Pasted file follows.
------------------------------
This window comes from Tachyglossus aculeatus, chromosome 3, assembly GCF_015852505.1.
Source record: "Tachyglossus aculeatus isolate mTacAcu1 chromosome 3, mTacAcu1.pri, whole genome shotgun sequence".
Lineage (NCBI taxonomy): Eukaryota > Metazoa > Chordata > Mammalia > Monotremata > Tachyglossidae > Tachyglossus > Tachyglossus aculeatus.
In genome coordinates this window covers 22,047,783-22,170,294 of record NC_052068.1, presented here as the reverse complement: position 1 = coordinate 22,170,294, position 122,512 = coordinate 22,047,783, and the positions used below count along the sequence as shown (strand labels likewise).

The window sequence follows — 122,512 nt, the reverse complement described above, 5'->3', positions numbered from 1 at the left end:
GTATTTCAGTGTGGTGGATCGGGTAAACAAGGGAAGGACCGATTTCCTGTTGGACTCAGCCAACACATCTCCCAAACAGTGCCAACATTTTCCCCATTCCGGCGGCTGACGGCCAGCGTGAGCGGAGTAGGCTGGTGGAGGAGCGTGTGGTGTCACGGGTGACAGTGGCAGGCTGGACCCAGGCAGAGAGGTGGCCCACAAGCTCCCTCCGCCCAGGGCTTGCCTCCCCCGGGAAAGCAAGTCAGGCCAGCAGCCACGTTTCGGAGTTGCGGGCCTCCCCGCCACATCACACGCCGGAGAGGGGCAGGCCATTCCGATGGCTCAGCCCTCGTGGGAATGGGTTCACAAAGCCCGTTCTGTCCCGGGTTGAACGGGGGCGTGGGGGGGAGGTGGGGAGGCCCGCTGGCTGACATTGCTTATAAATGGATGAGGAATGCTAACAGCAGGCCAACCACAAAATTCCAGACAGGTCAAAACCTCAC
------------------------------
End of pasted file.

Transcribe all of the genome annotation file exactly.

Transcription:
This window comes from Tachyglossus aculeatus, chromosome 3, assembly GCF_015852505.1.
Source record: "Tachyglossus aculeatus isolate mTacAcu1 chromosome 3, mTacAcu1.pri, whole genome shotgun sequence".
Lineage (NCBI taxonomy): Eukaryota > Metazoa > Chordata > Mammalia > Monotremata > Tachyglossidae > Tachyglossus > Tachyglossus aculeatus.
In genome coordinates this window covers 22,047,783-22,170,294 of record NC_052068.1, presented here as the reverse complement: position 1 = coordinate 22,170,294, position 122,512 = coordinate 22,047,783, and the positions used below count along the sequence as shown (strand labels likewise).

The window sequence follows — 122,512 nt, the reverse complement described above, 5'->3', positions numbered from 1 at the left end:
GTATTTCAGTGTGGTGGATCGGGTAAACAAGGGAAGGACCGATTTCCTGTTGGACTCAGCCAACACATCTCCCAAACAGTGCCAACATTTTCCCCATTCCGGCGGCTGACGGCCAGCGTGAGCGGAGTAGGCTGGTGGAGGAGCGTGTGGTGTCACGGGTGACAGTGGCAGGCTGGACCCAGGCAGAGAGGTGGCCCACAAGCTCCCTCCGCCCAGGGCTTGCCTCCCCCGGGAAAGCAAGTCAGGCCAGCAGCCACGTTTCGGAGTTGCGGGCCTCCCCGCCACATCACACGCCGGAGAGGGGCAGGCCATTCCGATGGCTCAGCCCTCGTGGGAATGGGTTCACAAAGCCCGTTCTGTCCCGGGTTGAACGGGGGCGTGGGGGGGAGGTGGGGAGGCCCGCTGGCTGACATTGCTTATAAATGGATGAGGAATGCTAACAGCAGGCCAACCACAAAATTCCAGACAGGTCAAAACCTCAC